On Monday afternoon, Prof. Frank Mitloehner, animal science at the University of California, Davis, discussed the latest research surrounding animal agriculture and its “surprisingly modest” contribution to global greenhouse emissions. Mitloehner pointed at food waste as the largest contributor to environmental damage.
Humanity is facing a difficult challenge: to “feed an estimated global population of 10 billion people by 2050,” states the website for the Cornell Initiative for Digital Agriculture, an initiative that hopes to tackle this challenge through sustainability and digital innovation.
While many Cornell students were off enjoying summer vacation away from Ithaca, Ben Engbers ’20 remained on campus to defend and improve the vitality of New York’s berry industry. As a research assistant and project manager at Elson Shields Laboratory of Entomology, Engbers has dedicated the majority of his undergraduate career to demonstrating the efficacy of nematodes as a sustainable biocontrol for berry farms.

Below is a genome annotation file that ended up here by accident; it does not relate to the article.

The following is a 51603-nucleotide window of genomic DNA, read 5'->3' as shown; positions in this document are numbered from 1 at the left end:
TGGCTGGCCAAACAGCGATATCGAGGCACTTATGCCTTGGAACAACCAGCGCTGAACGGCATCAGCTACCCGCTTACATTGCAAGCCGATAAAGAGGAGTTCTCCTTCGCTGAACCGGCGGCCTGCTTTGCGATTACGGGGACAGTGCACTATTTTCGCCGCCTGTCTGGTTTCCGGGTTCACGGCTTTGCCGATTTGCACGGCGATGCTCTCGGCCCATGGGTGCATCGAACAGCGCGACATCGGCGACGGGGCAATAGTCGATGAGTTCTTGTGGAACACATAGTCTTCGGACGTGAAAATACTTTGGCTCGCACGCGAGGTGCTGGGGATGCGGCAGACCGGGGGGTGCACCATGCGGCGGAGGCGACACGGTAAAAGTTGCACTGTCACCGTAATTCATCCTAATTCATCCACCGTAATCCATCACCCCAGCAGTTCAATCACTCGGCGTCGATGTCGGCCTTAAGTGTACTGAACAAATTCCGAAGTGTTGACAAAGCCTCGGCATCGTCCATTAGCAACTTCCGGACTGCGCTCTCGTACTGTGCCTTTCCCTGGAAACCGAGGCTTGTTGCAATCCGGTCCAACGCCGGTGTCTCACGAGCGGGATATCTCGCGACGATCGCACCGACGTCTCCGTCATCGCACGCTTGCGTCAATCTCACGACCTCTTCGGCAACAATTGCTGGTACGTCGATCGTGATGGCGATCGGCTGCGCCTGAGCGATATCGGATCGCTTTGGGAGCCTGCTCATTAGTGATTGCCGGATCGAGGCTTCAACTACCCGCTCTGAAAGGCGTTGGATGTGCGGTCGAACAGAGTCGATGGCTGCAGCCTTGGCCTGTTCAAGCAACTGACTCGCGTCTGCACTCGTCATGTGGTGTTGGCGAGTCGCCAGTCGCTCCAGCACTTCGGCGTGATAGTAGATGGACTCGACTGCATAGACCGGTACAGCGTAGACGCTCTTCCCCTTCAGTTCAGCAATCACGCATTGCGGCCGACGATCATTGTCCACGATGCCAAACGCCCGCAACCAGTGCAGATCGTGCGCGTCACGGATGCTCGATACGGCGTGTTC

“Nematodes are a native, sustainable, and organic solution to a food security problem that is affecting New York state and the world,” Engbers said. While Shields laboratory has studied the behavior and application of nematodes as pest control for over two decades, this summer, Engbers facilitated a specific project concerning the control of black vine weevil at Rulfs Orchard located five hours away in Peru, NY. “My work this summer resulted in promising data that I am excited to see published and ultimately applied in the real world,” he said. Black vine weevil is a formidable obstacle to crop growers worldwide and has been a significant detriment to the berry industry.